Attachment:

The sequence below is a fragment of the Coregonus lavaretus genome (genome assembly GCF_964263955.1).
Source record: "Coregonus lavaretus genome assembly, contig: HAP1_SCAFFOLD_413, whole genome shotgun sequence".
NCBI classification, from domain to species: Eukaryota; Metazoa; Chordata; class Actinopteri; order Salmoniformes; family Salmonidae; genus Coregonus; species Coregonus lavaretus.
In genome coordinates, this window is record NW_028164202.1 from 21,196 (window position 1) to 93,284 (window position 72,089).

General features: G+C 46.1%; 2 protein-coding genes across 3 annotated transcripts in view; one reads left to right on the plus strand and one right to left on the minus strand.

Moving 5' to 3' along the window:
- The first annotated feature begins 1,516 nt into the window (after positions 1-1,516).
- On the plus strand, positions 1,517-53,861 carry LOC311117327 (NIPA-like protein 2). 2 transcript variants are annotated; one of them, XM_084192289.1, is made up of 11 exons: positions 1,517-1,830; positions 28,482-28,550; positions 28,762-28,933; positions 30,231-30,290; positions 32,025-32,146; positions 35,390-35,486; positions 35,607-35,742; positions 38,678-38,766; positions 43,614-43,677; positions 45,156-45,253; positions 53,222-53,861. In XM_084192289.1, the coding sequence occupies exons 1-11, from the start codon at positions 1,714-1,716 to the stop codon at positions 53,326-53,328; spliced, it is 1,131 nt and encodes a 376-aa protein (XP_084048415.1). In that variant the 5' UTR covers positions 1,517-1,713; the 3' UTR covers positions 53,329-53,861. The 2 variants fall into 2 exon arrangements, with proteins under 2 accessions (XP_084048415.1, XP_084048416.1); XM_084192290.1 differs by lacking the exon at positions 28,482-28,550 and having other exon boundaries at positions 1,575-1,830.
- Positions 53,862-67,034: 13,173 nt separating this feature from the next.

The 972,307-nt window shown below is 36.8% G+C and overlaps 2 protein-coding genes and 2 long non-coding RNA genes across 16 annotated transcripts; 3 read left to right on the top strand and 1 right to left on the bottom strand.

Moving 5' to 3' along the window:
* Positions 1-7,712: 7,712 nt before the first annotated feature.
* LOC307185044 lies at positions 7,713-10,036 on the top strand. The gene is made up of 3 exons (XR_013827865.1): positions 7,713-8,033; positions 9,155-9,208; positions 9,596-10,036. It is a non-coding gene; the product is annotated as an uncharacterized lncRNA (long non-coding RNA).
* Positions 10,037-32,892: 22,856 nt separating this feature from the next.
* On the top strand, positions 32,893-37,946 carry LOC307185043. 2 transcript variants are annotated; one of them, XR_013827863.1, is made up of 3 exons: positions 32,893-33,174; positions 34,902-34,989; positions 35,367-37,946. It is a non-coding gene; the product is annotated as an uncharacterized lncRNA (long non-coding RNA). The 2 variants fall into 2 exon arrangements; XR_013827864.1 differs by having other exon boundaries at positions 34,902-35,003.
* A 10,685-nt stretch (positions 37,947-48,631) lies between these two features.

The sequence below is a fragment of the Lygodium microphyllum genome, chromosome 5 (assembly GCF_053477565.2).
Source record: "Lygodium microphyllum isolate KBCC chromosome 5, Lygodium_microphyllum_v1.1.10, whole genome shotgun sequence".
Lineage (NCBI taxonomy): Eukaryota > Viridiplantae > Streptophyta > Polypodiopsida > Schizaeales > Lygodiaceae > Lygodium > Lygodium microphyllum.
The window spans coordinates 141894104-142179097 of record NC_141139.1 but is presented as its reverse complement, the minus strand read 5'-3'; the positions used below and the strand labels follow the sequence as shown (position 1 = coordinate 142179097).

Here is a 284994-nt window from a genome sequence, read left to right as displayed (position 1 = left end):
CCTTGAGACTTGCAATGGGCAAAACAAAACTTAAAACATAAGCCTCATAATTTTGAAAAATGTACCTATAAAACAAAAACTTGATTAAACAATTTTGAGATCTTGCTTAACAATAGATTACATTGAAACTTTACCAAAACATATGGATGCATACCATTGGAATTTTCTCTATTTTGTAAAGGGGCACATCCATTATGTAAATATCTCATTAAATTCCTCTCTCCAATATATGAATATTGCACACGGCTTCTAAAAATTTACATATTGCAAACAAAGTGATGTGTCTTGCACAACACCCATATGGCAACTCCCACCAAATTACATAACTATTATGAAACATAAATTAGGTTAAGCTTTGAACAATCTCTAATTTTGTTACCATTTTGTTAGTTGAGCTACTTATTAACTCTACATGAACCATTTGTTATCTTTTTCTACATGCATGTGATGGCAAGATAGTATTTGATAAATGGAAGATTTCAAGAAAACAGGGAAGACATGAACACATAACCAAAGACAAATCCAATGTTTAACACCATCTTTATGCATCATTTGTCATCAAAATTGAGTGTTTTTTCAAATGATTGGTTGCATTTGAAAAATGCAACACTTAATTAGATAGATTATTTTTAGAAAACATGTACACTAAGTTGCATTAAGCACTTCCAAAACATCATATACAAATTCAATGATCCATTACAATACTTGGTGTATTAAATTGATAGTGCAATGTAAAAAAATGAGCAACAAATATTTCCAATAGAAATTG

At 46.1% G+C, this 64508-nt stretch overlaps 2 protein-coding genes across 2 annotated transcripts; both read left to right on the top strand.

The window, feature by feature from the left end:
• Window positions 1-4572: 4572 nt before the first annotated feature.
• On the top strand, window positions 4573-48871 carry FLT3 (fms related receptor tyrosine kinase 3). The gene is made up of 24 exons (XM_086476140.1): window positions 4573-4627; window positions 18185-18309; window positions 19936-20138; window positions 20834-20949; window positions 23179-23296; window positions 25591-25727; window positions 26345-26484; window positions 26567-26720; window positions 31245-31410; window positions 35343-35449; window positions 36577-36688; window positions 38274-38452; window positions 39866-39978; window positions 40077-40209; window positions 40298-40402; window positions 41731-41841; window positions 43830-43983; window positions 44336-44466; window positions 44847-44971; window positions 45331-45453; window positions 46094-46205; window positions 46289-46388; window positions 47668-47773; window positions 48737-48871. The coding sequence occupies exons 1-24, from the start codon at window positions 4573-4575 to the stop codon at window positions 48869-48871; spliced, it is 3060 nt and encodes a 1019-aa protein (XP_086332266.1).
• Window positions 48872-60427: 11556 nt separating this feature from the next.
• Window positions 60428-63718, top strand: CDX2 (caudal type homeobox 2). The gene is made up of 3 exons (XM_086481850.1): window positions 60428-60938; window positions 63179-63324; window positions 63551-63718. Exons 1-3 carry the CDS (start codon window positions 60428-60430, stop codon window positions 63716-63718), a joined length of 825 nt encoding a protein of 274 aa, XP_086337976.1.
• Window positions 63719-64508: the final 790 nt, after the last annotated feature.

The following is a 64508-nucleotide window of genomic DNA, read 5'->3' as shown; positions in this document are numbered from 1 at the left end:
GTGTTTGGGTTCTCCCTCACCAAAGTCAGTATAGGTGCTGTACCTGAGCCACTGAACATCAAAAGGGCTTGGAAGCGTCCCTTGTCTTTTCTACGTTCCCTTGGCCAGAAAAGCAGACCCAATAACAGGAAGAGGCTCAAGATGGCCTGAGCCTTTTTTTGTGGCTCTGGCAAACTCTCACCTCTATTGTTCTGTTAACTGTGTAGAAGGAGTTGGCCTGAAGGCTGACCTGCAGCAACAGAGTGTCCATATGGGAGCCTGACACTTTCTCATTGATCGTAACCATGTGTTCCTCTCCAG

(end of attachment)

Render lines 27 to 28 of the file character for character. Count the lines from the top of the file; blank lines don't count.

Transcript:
• Window positions 48872-60427: 11556 nt separating this feature from the next.
• Window positions 60428-63718, top strand: CDX2 (caudal type homeobox 2). The gene is made up of 3 exons (XM_086481850.1): window positions 60428-60938; window positions 63179-63324; window positions 63551-63718. Exons 1-3 carry the CDS (start codon window positions 60428-60430, stop codon window positions 63716-63718), a joined length of 825 nt encoding a protein of 274 aa, XP_086337976.1.